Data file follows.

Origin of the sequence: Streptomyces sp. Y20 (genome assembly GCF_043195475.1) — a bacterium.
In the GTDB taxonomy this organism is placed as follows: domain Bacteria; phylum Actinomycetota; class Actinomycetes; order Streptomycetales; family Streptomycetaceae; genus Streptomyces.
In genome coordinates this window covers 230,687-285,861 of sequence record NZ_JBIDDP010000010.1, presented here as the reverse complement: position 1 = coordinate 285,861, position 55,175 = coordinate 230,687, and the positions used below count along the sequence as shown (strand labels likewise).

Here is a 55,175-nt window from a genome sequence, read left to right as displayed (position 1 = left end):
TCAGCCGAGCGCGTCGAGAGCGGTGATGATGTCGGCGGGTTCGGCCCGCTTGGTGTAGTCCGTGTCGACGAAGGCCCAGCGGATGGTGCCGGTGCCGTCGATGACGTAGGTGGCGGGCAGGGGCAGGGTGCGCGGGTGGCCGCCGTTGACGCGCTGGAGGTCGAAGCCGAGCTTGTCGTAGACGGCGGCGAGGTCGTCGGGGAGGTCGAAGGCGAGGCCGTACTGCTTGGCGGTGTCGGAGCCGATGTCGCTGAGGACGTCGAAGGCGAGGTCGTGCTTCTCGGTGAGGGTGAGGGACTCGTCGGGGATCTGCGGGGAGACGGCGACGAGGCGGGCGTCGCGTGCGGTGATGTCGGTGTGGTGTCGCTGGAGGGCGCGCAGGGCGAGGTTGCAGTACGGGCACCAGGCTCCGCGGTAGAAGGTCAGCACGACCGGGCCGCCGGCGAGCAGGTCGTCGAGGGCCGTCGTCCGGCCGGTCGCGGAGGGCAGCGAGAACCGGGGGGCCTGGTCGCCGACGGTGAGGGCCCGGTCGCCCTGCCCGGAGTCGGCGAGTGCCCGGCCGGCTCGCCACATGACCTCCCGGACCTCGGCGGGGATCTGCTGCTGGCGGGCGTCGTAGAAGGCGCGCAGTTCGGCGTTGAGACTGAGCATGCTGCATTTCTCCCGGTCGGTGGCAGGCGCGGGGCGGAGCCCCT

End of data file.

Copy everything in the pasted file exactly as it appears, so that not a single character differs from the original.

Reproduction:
Origin of the sequence: Streptomyces sp. Y20 (genome assembly GCF_043195475.1) — a bacterium.
In the GTDB taxonomy this organism is placed as follows: domain Bacteria; phylum Actinomycetota; class Actinomycetes; order Streptomycetales; family Streptomycetaceae; genus Streptomyces.
In genome coordinates this window covers 230,687-285,861 of sequence record NZ_JBIDDP010000010.1, presented here as the reverse complement: position 1 = coordinate 285,861, position 55,175 = coordinate 230,687, and the positions used below count along the sequence as shown (strand labels likewise).

Here is a 55,175-nt window from a genome sequence, read left to right as displayed (position 1 = left end):
TCAGCCGAGCGCGTCGAGAGCGGTGATGATGTCGGCGGGTTCGGCCCGCTTGGTGTAGTCCGTGTCGACGAAGGCCCAGCGGATGGTGCCGGTGCCGTCGATGACGTAGGTGGCGGGCAGGGGCAGGGTGCGCGGGTGGCCGCCGTTGACGCGCTGGAGGTCGAAGCCGAGCTTGTCGTAGACGGCGGCGAGGTCGTCGGGGAGGTCGAAGGCGAGGCCGTACTGCTTGGCGGTGTCGGAGCCGATGTCGCTGAGGACGTCGAAGGCGAGGTCGTGCTTCTCGGTGAGGGTGAGGGACTCGTCGGGGATCTGCGGGGAGACGGCGACGAGGCGGGCGTCGCGTGCGGTGATGTCGGTGTGGTGTCGCTGGAGGGCGCGCAGGGCGAGGTTGCAGTACGGGCACCAGGCTCCGCGGTAGAAGGTCAGCACGACCGGGCCGCCGGCGAGCAGGTCGTCGAGGGCCGTCGTCCGGCCGGTCGCGGAGGGCAGCGAGAACCGGGGGGCCTGGTCGCCGACGGTGAGGGCCCGGTCGCCCTGCCCGGAGTCGGCGAGTGCCCGGCCGGCTCGCCACATGACCTCCCGGACCTCGGCGGGGATCTGCTGCTGGCGGGCGTCGTAGAAGGCGCGCAGTTCGGCGTTGAGACTGAGCATGCTGCATTTCTCCCGGTCGGTGGCAGGCGCGGGGCGGAGCCCCT